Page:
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State v. Lore

May 25, 2010

STATE OF NEW JERSEY, PLAINTIFF-RESPONDENT,
v.
ANTHONY LORE, DEFENDANT-APPELLANT.



On appeal from Superior Court of New Jersey, Law Division, Bergen County, Indictment No. 00-06-1279.

Per curiam.

NOT FOR PUBLICATION WITHOUT THE APPROVAL OF THE APPELLATE DIVISION

Submitted December 2, 2009

Before Judges Graves and Newman.

In a two-count indictment, defendant Anthony Lore was charged with third-degree possession of cocaine (count one) and third-degree possession of heroin (count two), in violation of N.J.S.A. 2C:35-10(a)(1). Defendant was also charged with the disorderly persons offenses of possession with intent to use a hypodermic needle, in violation of N.J.S.A. 2C:36-6, and possession with intent to use drug paraphernalia, in violation of N.J.S.A. 2C:36-2.

On December 9, 1999, defendant was arrested following a motor vehicle stop in Fort Lee, New Jersey. At approximately 3:18 p.m., Officer John Harper responded to a report of a motor vehicle illegally parked in a fire lane outside a drugstore. When Harper arrived on the scene, he observed defendant's car was illegally parked and saw a second individual enter the passenger's side of the car. Defendant then drove away.

Harper activated his overhead lights and siren and stopped the car because of the parking violation. After Harper asked defendant to produce his license, registration, and insurance card, defendant leaned over to reach into his glove compartment and Harper observed a small "sharp metal object sticking out of the top of [defendant's] left breast T-shirt pocket," which resembled a piece of a metal umbrella frame. Based on his training and experience, Harper believed the metal object was used to clean drug residue from a pipe or glass tube, and he asked defendant to step out of the car. Harper removed the object from defendant's pocket, searched the pocket, and recovered a piece of folded aluminum foil containing a white powdery substance. Harper suspected the white powder was cocaine. He then placed defendant under arrest, read him Miranda*fn1 warnings, and conducted a pat-down search for weapons. During the search, Harper found a small clear plastic Ziploc bag with "a rock substance in it" located in defendant's right front pants pocket, together with three glassine envelopes that contained a brown powdery substance.

Detective Eager of the Fort Lee Police Department arrived on the scene and asked defendant's passenger to step out of the car. As he did so, the detective observed a small black pouch on the floor of the passenger's side of the vehicle, removed it from the car, opened it, and found a small black pipe and a hypodermic needle inside. Officer Harper asked defendant if it was his pouch and he said it was. A subsequent laboratory analysis established that the substance found in defendant's pants pocket was .39 grams of heroin, and the white powder found in his shirt pocket was .32 grams of cocaine.

Prior to trial, defendant moved to suppress the metal object, the controlled dangerous substances, the hypodermic needle, and the drug paraphernalia, arguing the evidence was discovered as a result of an illegal search and seizure.

Following an evidentiary hearing, the trial court denied defendant's motion to suppress. Defendant also objected to the court trying the disorderly persons offenses with the indictable offenses, claiming the disorderly persons charges would prejudice the jury. However, the trial judge overruled the objection, finding that the disorderly persons and indictable offenses were part of the same case under the res gestae doctrine.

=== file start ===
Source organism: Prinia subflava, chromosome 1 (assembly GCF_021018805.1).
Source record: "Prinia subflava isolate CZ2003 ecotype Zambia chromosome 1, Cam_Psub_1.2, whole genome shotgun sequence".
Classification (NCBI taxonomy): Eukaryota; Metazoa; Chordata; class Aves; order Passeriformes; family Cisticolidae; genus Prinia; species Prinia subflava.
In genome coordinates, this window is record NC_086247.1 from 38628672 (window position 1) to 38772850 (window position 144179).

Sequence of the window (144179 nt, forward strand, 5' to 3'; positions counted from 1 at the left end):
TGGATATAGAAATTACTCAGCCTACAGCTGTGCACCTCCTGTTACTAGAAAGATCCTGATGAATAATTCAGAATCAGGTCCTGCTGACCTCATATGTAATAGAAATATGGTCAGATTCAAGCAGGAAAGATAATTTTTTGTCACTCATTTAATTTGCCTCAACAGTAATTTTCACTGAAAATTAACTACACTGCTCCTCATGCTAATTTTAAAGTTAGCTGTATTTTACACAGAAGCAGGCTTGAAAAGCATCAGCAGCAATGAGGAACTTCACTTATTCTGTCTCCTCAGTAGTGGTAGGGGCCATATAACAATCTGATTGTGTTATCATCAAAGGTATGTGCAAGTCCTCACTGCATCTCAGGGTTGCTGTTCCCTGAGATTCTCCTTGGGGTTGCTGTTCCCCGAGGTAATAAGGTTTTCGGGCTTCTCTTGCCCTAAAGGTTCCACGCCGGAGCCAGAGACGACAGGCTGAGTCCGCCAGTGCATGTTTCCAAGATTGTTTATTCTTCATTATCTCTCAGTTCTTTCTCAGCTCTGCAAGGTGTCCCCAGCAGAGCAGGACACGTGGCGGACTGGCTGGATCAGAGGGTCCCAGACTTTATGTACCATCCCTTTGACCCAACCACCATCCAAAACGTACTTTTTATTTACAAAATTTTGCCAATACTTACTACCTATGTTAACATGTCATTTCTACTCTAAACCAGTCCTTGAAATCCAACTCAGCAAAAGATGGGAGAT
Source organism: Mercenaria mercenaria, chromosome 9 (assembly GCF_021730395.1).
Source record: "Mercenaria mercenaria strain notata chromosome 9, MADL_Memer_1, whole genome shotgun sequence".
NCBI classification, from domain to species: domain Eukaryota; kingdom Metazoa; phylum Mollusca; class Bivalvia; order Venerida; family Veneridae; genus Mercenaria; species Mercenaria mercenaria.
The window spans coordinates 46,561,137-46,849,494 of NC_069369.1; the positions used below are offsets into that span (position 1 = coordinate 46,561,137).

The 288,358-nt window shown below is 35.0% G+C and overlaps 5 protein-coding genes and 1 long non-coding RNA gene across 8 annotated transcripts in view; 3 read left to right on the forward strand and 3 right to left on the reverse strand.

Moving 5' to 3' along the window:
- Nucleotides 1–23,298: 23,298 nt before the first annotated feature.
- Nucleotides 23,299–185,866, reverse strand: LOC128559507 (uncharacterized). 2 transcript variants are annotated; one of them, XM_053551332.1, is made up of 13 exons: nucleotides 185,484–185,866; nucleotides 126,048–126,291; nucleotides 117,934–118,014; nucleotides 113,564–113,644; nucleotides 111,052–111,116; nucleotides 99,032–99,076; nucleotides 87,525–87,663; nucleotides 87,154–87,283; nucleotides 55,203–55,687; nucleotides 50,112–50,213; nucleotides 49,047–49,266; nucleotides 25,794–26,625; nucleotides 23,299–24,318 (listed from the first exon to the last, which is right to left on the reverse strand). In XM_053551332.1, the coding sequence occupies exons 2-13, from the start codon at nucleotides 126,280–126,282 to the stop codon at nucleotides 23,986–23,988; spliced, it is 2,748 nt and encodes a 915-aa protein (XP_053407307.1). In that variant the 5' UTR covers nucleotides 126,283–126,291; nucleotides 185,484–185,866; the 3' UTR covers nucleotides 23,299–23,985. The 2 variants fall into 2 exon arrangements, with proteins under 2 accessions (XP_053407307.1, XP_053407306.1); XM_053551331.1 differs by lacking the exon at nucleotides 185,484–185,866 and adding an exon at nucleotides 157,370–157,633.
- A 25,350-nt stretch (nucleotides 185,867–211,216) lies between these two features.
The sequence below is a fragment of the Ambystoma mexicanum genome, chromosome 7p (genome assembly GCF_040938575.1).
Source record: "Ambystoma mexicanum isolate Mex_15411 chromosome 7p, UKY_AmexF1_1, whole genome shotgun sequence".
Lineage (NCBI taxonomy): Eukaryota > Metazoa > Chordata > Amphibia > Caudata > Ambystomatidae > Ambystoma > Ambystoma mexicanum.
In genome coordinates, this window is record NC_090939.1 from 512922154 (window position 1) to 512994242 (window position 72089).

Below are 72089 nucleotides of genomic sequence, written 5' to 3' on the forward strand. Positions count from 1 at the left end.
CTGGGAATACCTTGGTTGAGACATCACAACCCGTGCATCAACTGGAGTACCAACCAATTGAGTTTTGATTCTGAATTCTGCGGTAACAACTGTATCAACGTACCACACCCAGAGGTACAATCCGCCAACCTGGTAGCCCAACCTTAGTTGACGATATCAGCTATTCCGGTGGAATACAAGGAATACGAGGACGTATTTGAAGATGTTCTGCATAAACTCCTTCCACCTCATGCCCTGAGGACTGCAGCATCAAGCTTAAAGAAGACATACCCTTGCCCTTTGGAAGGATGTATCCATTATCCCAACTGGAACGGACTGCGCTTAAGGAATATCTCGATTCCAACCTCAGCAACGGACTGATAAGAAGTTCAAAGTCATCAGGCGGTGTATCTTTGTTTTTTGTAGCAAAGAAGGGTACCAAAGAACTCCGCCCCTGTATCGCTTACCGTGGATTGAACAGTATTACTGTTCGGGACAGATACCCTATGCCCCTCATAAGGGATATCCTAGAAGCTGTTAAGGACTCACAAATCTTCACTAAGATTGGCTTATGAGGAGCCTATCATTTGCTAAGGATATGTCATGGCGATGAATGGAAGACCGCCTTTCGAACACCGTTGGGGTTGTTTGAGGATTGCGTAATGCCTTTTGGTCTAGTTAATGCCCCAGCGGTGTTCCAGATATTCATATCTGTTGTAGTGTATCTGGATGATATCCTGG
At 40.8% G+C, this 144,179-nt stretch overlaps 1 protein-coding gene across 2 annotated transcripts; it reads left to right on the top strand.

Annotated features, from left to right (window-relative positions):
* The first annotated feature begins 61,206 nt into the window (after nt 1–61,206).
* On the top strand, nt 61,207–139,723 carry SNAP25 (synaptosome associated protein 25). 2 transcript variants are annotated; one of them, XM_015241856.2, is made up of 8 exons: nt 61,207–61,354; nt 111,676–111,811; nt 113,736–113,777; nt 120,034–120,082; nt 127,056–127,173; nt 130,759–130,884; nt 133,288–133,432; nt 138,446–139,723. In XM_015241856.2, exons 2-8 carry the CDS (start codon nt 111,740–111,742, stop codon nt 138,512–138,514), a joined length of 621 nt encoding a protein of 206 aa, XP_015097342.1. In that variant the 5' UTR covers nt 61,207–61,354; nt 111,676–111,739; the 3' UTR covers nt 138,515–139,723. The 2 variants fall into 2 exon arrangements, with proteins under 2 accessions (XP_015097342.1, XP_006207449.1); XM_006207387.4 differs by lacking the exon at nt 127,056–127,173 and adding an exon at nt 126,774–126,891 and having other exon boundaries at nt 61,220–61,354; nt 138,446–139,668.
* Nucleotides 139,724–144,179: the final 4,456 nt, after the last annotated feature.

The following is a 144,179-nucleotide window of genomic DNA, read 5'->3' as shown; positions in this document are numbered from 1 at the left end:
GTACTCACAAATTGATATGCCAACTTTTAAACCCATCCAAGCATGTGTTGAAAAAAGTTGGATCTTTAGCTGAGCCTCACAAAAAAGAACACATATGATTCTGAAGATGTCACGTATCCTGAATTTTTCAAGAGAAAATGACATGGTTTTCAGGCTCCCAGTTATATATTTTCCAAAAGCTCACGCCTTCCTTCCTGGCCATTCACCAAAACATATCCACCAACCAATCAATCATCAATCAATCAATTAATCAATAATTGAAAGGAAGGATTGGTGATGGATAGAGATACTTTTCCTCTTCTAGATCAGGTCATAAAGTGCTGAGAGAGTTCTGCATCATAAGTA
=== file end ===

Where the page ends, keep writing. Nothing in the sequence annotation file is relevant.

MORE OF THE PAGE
Officer Harper was the only witness to testify at defendant's trial. Therefore, as defense counsel noted in her summation, Harper's credibility was critical in the jury's determination of whether defendant committed the offenses charged. On October 25, 2000, the jury returned a guilty verdict on the indictable offenses.

Following the jury's verdict, the court found defendant guilty of the two disorderly persons offenses. Defendant was sentenced to a discretionary seven-year extended prison term for third-degree possession of cocaine, and a concurrent four-year term for third-degree possession of heroin. No term of imprisonment was imposed as a result of the disorderly persons convictions. However, the judgment of conviction required defendant to pay the following sums: $200 to the Victims of Crime Compensation Board (VCCB) ($50 on each count of the indictment and the disorderly persons offenses), $300 to the Safe Neighborhoods Services Fund (SNSF) ($75 on each count of the indictment and the disorderly persons offenses), a $3000 Drug Enforcement and Demand Reduction (DEDR) penalty ($1000 on each count of the indictment and $500 for each disorderly persons offense), $200 in forensic laboratory fees ($50 on each count of the indictment and the disorderly persons offenses), and a $30 Law Enforcement Officers Training and Equipment Fund penalty.

Defendant appealed from his convictions and sentence and this court affirmed in an unpublished opinion. State v. Lore, No. A-062-03T4 (App. Div. Sept. 24, 2004). Defendant petitioned for certification, and the Supreme Court remanded for reconsideration of defendant's motion to suppress in light of State v. Eckel, 185 N.J. 523 (2006). State v. Lore, 186 N.J. 601 (2006).

In State v. Eckel, the Supreme Court considered the applicability of the search incident to arrest exception to the warrant requirement, and held that "a warrantless search of an automobile based not on probable cause but solely on the arrest of a person unable to endanger the police or destroy evidence cannot be justified under any exception to the warrant requirement and is unreasonable." Eckel, supra, 185 N.J. at 540. The Court reasoned that "[o]nce the occupant of a vehicle has been arrested, removed and secured ...


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